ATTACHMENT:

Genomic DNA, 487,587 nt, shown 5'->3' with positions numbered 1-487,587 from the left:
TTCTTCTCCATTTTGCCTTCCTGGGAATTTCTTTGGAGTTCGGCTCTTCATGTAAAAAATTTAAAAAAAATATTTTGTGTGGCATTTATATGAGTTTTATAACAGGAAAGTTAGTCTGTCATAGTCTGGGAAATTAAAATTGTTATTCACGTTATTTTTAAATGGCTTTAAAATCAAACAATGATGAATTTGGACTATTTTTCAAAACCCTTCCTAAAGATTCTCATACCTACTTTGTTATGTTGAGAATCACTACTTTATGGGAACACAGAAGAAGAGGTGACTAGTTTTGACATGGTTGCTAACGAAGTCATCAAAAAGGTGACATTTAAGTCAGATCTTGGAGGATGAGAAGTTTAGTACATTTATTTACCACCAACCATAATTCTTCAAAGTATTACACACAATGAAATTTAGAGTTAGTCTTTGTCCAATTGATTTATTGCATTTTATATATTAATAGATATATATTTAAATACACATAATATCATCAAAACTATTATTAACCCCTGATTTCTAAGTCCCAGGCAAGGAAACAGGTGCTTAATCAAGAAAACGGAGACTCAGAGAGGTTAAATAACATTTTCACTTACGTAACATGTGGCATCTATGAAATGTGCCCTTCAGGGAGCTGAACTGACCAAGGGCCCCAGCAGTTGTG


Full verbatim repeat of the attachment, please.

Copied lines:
Genomic DNA, 487,587 nt, shown 5'->3' with positions numbered 1-487,587 from the left:
TTCTTCTCCATTTTGCCTTCCTGGGAATTTCTTTGGAGTTCGGCTCTTCATGTAAAAAATTTAAAAAAAATATTTTGTGTGGCATTTATATGAGTTTTATAACAGGAAAGTTAGTCTGTCATAGTCTGGGAAATTAAAATTGTTATTCACGTTATTTTTAAATGGCTTTAAAATCAAACAATGATGAATTTGGACTATTTTTCAAAACCCTTCCTAAAGATTCTCATACCTACTTTGTTATGTTGAGAATCACTACTTTATGGGAACACAGAAGAAGAGGTGACTAGTTTTGACATGGTTGCTAACGAAGTCATCAAAAAGGTGACATTTAAGTCAGATCTTGGAGGATGAGAAGTTTAGTACATTTATTTACCACCAACCATAATTCTTCAAAGTATTACACACAATGAAATTTAGAGTTAGTCTTTGTCCAATTGATTTATTGCATTTTATATATTAATAGATATATATTTAAATACACATAATATCATCAAAACTATTATTAACCCCTGATTTCTAAGTCCCAGGCAAGGAAACAGGTGCTTAATCAAGAAAACGGAGACTCAGAGAGGTTAAATAACATTTTCACTTACGTAACATGTGGCATCTATGAAATGTGCCCTTCAGGGAGCTGAACTGACCAAGGGCCCCAGCAGTTGTG